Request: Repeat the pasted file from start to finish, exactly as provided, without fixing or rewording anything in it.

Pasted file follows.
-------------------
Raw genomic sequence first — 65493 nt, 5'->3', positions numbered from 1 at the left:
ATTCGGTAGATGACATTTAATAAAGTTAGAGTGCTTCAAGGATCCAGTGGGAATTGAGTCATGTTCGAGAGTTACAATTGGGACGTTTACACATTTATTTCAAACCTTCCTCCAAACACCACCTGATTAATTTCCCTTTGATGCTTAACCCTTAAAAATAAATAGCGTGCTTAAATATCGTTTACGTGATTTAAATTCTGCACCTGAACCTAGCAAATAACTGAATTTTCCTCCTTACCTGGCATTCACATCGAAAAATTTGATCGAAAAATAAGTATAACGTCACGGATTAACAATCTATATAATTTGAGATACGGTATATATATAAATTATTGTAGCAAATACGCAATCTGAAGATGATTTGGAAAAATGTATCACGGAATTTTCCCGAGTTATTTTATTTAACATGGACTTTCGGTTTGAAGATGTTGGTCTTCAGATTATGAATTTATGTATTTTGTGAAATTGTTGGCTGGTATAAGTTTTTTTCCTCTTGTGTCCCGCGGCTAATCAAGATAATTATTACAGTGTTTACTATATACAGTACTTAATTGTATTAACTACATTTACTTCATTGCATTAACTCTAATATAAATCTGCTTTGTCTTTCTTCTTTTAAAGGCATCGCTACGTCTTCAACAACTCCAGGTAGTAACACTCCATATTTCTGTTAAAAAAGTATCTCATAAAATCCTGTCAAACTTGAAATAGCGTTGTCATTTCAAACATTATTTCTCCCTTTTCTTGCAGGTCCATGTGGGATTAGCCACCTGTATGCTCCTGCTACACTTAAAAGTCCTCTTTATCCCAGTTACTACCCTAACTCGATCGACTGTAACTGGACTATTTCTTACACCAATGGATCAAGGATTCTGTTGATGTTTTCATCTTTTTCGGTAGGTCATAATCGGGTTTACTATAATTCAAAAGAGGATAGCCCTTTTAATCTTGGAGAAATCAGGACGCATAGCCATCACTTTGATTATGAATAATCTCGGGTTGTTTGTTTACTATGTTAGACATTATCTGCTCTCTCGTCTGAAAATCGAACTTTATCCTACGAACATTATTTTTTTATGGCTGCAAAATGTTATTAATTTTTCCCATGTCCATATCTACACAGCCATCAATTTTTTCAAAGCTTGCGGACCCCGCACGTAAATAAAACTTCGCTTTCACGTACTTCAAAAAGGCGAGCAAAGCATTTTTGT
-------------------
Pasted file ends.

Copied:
Raw genomic sequence first — 65493 nt, 5'->3', positions numbered from 1 at the left:
ATTCGGTAGATGACATTTAATAAAGTTAGAGTGCTTCAAGGATCCAGTGGGAATTGAGTCATGTTCGAGAGTTACAATTGGGACGTTTACACATTTATTTCAAACCTTCCTCCAAACACCACCTGATTAATTTCCCTTTGATGCTTAACCCTTAAAAATAAATAGCGTGCTTAAATATCGTTTACGTGATTTAAATTCTGCACCTGAACCTAGCAAATAACTGAATTTTCCTCCTTACCTGGCATTCACATCGAAAAATTTGATCGAAAAATAAGTATAACGTCACGGATTAACAATCTATATAATTTGAGATACGGTATATATATAAATTATTGTAGCAAATACGCAATCTGAAGATGATTTGGAAAAATGTATCACGGAATTTTCCCGAGTTATTTTATTTAACATGGACTTTCGGTTTGAAGATGTTGGTCTTCAGATTATGAATTTATGTATTTTGTGAAATTGTTGGCTGGTATAAGTTTTTTTCCTCTTGTGTCCCGCGGCTAATCAAGATAATTATTACAGTGTTTACTATATACAGTACTTAATTGTATTAACTACATTTACTTCATTGCATTAACTCTAATATAAATCTGCTTTGTCTTTCTTCTTTTAAAGGCATCGCTACGTCTTCAACAACTCCAGGTAGTAACACTCCATATTTCTGTTAAAAAAGTATCTCATAAAATCCTGTCAAACTTGAAATAGCGTTGTCATTTCAAACATTATTTCTCCCTTTTCTTGCAGGTCCATGTGGGATTAGCCACCTGTATGCTCCTGCTACACTTAAAAGTCCTCTTTATCCCAGTTACTACCCTAACTCGATCGACTGTAACTGGACTATTTCTTACACCAATGGATCAAGGATTCTGTTGATGTTTTCATCTTTTTCGGTAGGTCATAATCGGGTTTACTATAATTCAAAAGAGGATAGCCCTTTTAATCTTGGAGAAATCAGGACGCATAGCCATCACTTTGATTATGAATAATCTCGGGTTGTTTGTTTACTATGTTAGACATTATCTGCTCTCTCGTCTGAAAATCGAACTTTATCCTACGAACATTATTTTTTTATGGCTGCAAAATGTTATTAATTTTTCCCATGTCCATATCTACACAGCCATCAATTTTTTCAAAGCTTGCGGACCCCGCACGTAAATAAAACTTCGCTTTCACGTACTTCAAAAAGGCGAGCAAAGCATTTTTGT